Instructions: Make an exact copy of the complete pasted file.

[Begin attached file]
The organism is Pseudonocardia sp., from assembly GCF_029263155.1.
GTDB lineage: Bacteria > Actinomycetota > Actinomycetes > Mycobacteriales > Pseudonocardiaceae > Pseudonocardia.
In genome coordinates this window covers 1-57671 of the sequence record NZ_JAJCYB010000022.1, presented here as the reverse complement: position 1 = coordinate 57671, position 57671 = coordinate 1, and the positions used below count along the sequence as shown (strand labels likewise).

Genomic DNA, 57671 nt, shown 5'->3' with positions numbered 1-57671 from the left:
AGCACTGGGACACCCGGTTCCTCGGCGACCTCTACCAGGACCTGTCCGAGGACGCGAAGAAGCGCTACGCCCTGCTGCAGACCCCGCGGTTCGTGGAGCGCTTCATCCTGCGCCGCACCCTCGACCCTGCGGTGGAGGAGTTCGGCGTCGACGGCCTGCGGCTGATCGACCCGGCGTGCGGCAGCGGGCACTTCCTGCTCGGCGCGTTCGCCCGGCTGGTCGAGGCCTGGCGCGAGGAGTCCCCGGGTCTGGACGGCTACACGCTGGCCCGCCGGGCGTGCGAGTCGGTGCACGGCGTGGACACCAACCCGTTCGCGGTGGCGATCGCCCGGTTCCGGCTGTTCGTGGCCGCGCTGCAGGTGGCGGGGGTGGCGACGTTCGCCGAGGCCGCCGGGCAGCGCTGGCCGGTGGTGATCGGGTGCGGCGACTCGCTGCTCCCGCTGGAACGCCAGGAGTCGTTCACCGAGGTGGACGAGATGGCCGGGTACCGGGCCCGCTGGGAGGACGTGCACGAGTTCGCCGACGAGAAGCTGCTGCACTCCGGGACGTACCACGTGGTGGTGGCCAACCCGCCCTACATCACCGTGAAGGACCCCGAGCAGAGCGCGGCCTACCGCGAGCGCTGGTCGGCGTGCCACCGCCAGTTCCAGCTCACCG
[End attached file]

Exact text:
The organism is Pseudonocardia sp., from assembly GCF_029263155.1.
GTDB lineage: Bacteria > Actinomycetota > Actinomycetes > Mycobacteriales > Pseudonocardiaceae > Pseudonocardia.
In genome coordinates this window covers 1-57671 of the sequence record NZ_JAJCYB010000022.1, presented here as the reverse complement: position 1 = coordinate 57671, position 57671 = coordinate 1, and the positions used below count along the sequence as shown (strand labels likewise).

Genomic DNA, 57671 nt, shown 5'->3' with positions numbered 1-57671 from the left:
AGCACTGGGACACCCGGTTCCTCGGCGACCTCTACCAGGACCTGTCCGAGGACGCGAAGAAGCGCTACGCCCTGCTGCAGACCCCGCGGTTCGTGGAGCGCTTCATCCTGCGCCGCACCCTCGACCCTGCGGTGGAGGAGTTCGGCGTCGACGGCCTGCGGCTGATCGACCCGGCGTGCGGCAGCGGGCACTTCCTGCTCGGCGCGTTCGCCCGGCTGGTCGAGGCCTGGCGCGAGGAGTCCCCGGGTCTGGACGGCTACACGCTGGCCCGCCGGGCGTGCGAGTCGGTGCACGGCGTGGACACCAACCCGTTCGCGGTGGCGATCGCCCGGTTCCGGCTGTTCGTGGCCGCGCTGCAGGTGGCGGGGGTGGCGACGTTCGCCGAGGCCGCCGGGCAGCGCTGGCCGGTGGTGATCGGGTGCGGCGACTCGCTGCTCCCGCTGGAACGCCAGGAGTCGTTCACCGAGGTGGACGAGATGGCCGGGTACCGGGCCCGCTGGGAGGACGTGCACGAGTTCGCCGACGAGAAGCTGCTGCACTCCGGGACGTACCACGTGGTGGTGGCCAACCCGCCCTACATCACCGTGAAGGACCCCGAGCAGAGCGCGGCCTACCGCGAGCGCTGGTCGGCGTGCCACCGCCAGTTCCAGCTCACCG